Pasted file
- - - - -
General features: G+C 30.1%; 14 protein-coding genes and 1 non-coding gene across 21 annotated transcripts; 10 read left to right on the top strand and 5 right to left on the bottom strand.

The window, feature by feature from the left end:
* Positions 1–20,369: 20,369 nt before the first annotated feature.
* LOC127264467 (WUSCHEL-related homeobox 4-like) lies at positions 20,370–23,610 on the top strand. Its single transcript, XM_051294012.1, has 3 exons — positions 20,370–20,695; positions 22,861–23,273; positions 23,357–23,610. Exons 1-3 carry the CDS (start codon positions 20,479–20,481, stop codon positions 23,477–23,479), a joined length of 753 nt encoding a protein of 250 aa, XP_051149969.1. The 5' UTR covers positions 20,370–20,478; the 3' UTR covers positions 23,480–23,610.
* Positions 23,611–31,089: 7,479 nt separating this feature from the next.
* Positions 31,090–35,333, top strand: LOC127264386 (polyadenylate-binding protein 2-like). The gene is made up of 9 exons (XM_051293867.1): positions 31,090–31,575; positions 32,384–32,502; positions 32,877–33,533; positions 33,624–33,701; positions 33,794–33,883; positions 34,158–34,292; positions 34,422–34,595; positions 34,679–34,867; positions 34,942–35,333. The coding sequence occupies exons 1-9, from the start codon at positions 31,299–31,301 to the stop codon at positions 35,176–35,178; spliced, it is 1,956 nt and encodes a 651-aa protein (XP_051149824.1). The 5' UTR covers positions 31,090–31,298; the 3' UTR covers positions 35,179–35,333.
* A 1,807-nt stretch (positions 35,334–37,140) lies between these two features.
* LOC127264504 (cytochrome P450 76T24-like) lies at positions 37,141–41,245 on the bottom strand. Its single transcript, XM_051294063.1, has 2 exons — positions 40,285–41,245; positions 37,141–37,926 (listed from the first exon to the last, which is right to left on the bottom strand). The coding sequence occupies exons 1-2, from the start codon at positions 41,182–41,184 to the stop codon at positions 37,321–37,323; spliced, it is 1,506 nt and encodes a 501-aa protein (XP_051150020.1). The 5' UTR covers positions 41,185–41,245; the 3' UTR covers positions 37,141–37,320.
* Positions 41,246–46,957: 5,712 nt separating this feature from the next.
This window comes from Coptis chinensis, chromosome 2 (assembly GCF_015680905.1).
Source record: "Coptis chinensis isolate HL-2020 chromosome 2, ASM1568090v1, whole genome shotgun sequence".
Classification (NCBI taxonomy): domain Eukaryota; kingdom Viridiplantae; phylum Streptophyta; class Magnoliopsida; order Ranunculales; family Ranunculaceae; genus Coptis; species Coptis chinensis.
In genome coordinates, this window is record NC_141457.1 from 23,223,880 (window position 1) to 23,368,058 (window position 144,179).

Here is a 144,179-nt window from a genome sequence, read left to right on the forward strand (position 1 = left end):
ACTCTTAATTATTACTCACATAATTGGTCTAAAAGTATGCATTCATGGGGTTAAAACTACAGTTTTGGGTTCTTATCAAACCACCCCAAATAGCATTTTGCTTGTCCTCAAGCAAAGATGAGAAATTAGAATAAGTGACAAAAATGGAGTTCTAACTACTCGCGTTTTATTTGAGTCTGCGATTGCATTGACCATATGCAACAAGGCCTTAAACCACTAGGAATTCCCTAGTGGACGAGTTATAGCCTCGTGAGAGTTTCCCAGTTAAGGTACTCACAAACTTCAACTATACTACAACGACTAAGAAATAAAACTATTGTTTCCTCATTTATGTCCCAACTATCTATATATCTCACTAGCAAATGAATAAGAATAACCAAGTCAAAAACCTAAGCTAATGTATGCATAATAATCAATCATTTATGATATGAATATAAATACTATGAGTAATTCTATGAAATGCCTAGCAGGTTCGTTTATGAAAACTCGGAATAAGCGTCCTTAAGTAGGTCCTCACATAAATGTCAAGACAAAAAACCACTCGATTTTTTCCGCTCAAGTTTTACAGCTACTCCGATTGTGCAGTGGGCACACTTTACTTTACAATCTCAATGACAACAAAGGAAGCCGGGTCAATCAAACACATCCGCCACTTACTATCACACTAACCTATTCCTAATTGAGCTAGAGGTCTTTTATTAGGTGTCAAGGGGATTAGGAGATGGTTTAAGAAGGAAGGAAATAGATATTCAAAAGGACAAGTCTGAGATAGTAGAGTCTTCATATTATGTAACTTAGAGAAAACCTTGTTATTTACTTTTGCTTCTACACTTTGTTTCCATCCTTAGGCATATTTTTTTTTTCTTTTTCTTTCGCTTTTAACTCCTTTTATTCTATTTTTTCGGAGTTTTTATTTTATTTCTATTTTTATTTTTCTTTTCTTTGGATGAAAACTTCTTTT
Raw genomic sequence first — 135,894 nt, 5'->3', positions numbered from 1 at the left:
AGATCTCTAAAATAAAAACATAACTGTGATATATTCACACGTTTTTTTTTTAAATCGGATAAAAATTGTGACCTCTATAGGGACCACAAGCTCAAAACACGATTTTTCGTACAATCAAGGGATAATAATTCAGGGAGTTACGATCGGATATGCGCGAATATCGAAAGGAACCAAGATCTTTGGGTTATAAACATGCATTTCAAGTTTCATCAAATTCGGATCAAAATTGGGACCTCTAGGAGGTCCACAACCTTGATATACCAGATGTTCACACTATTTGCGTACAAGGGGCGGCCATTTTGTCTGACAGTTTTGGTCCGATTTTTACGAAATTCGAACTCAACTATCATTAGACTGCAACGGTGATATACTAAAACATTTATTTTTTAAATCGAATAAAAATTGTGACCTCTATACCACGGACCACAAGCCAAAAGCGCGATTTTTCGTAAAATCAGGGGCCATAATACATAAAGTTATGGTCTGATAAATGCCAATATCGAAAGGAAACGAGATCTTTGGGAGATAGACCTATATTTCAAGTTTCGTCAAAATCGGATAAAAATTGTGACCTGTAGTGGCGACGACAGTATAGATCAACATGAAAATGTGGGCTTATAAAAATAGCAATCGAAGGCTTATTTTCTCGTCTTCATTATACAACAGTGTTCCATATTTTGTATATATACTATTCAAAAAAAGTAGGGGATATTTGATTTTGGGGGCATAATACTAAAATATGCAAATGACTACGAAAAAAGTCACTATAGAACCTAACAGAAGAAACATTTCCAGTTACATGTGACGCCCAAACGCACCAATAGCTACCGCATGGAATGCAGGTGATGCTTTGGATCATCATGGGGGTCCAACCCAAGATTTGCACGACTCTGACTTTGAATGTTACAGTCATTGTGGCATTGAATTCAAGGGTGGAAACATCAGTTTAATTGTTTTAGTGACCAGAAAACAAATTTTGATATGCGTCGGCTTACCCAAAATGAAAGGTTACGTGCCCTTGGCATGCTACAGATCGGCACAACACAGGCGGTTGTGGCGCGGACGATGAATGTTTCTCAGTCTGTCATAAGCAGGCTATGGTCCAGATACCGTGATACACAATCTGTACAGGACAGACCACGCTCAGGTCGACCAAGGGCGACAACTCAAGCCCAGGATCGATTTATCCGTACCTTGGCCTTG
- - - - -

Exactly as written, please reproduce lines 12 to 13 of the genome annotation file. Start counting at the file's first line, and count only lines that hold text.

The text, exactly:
Classification (NCBI taxonomy): domain Eukaryota; kingdom Viridiplantae; phylum Streptophyta; class Magnoliopsida; order Ranunculales; family Ranunculaceae; genus Coptis; species Coptis chinensis.
In genome coordinates, this window is record NC_141457.1 from 23,223,880 (window position 1) to 23,368,058 (window position 144,179).